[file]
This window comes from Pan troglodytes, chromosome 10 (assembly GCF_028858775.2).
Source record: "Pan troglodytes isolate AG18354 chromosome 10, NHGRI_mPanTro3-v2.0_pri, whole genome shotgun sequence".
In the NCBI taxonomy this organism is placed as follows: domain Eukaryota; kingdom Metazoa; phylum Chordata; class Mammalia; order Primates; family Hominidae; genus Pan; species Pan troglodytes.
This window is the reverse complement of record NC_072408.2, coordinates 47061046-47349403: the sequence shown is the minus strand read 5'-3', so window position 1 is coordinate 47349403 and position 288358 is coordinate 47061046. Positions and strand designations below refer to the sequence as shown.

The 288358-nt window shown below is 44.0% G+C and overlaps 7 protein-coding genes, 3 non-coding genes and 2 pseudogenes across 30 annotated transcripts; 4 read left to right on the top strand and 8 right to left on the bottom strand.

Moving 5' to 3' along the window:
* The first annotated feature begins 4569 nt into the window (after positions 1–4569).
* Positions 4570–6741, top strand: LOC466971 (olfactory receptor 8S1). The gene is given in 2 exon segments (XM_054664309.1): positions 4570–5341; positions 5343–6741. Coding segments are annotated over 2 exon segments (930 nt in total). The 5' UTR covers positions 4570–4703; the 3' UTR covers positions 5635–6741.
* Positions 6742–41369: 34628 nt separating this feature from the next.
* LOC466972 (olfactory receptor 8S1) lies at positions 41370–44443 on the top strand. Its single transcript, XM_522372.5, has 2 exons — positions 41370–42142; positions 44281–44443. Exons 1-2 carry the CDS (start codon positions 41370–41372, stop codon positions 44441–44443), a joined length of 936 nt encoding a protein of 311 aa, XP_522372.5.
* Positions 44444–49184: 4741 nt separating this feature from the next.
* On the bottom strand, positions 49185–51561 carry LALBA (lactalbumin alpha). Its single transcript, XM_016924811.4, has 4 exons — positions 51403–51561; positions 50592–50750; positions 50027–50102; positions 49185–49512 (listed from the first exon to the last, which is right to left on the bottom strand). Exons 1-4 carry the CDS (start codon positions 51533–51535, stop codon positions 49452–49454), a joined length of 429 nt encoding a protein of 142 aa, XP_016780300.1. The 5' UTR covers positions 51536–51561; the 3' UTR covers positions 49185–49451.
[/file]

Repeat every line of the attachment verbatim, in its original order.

This window comes from Pan troglodytes, chromosome 10 (assembly GCF_028858775.2).
Source record: "Pan troglodytes isolate AG18354 chromosome 10, NHGRI_mPanTro3-v2.0_pri, whole genome shotgun sequence".
In the NCBI taxonomy this organism is placed as follows: domain Eukaryota; kingdom Metazoa; phylum Chordata; class Mammalia; order Primates; family Hominidae; genus Pan; species Pan troglodytes.
This window is the reverse complement of record NC_072408.2, coordinates 47061046-47349403: the sequence shown is the minus strand read 5'-3', so window position 1 is coordinate 47349403 and position 288358 is coordinate 47061046. Positions and strand designations below refer to the sequence as shown.

The 288358-nt window shown below is 44.0% G+C and overlaps 7 protein-coding genes, 3 non-coding genes and 2 pseudogenes across 30 annotated transcripts; 4 read left to right on the top strand and 8 right to left on the bottom strand.

Moving 5' to 3' along the window:
* The first annotated feature begins 4569 nt into the window (after positions 1–4569).
* Positions 4570–6741, top strand: LOC466971 (olfactory receptor 8S1). The gene is given in 2 exon segments (XM_054664309.1): positions 4570–5341; positions 5343–6741. Coding segments are annotated over 2 exon segments (930 nt in total). The 5' UTR covers positions 4570–4703; the 3' UTR covers positions 5635–6741.
* Positions 6742–41369: 34628 nt separating this feature from the next.
* LOC466972 (olfactory receptor 8S1) lies at positions 41370–44443 on the top strand. Its single transcript, XM_522372.5, has 2 exons — positions 41370–42142; positions 44281–44443. Exons 1-2 carry the CDS (start codon positions 41370–41372, stop codon positions 44441–44443), a joined length of 936 nt encoding a protein of 311 aa, XP_522372.5.
* Positions 44444–49184: 4741 nt separating this feature from the next.
* On the bottom strand, positions 49185–51561 carry LALBA (lactalbumin alpha). Its single transcript, XM_016924811.4, has 4 exons — positions 51403–51561; positions 50592–50750; positions 50027–50102; positions 49185–49512 (listed from the first exon to the last, which is right to left on the bottom strand). Exons 1-4 carry the CDS (start codon positions 51533–51535, stop codon positions 49452–49454), a joined length of 429 nt encoding a protein of 142 aa, XP_016780300.1. The 5' UTR covers positions 51536–51561; the 3' UTR covers positions 49185–49451.